BUT: if you target marketing people, then your best bet is 5 seconds to 10 seconds since they open the article for a good read. Yup, it’s been tested and converted. It delivers the best conversions.
It was completely different from the Developer’s industry.
Some tools for implementing pop-up Conversion elements will allow you to play with Timing even better: you could even choose to have the pop-up appear only when your visitor that starts reading another article from your website.
More than that: you can even choose to have the Pop-Up show when the visitor wants to leave the website.
Most people like to subscribe to this one because if they’ve liked the content on the blog, they realize that “yeah, I should get more stuff like this from these guys. They had cool things on this website.”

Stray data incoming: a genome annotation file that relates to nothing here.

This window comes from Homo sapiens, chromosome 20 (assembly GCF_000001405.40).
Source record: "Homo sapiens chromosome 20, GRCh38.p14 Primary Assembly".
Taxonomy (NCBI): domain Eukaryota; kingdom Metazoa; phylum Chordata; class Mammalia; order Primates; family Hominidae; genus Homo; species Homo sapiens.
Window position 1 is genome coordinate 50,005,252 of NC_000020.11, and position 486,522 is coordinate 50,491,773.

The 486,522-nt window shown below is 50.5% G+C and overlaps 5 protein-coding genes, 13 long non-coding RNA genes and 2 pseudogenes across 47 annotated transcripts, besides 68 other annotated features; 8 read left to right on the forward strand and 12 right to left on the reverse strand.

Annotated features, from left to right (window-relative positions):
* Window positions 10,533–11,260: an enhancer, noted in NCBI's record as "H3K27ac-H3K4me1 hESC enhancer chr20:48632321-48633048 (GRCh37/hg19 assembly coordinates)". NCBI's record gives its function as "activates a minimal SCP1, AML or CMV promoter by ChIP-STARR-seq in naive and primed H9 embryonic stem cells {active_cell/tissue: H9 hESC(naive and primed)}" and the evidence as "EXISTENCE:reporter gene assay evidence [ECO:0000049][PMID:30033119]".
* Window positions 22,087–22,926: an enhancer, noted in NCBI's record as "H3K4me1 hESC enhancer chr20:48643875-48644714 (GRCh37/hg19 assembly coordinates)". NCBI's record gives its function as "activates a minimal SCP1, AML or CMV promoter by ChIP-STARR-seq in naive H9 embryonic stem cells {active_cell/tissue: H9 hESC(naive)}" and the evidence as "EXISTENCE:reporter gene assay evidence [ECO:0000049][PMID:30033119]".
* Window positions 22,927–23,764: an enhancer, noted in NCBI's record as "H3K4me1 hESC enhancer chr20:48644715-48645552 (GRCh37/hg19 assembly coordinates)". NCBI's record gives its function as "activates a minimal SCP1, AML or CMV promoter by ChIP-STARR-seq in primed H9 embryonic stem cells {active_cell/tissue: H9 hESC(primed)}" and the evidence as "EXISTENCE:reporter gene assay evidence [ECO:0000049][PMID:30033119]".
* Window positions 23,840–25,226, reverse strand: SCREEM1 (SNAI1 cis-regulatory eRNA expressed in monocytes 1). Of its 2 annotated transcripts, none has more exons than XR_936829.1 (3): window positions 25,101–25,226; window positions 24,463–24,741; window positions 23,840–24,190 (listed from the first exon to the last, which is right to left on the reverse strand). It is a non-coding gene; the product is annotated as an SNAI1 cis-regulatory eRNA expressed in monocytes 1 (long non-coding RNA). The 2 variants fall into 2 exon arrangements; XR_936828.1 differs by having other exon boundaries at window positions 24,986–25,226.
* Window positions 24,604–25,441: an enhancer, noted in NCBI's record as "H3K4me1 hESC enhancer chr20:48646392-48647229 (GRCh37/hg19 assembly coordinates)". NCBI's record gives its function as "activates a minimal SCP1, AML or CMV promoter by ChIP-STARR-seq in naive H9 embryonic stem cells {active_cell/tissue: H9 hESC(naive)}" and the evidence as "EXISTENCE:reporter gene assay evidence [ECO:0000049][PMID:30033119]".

3) Feature Box
First proposed and made popular by Derek Halpem of Social Triggers, a feature box is a large .. well it’s a Box.
It’s placed above the content on a blog (above the content, NOT over the content, so it’s not a pop-up).
It presents a snapshot of what the blog is all about and gives incentives for people to sign-up and become leads of that website.
You can pitch the benefits of your newsletter (or your eBook, or your course, free consultancy, etc.)
In the beginning, when Squirrly as a Company had just the WordPress SEO software, we used this idea. It worked amazingly well for bringing us leads for our software.
The conversion rate from email subscribers to customers was really big. It converted much better than other channels we were trying out back then.
Here are some examples from other companies using Feature Boxes.
^^One from Squirrly
Okay, now we’ve had plenty of things to go through in this one lesson.
We’ve managed to cover 3 of the 12 conversion elements that you could use on your website to capture Leads. In the next lesson, we’ll cover more.
See you soon.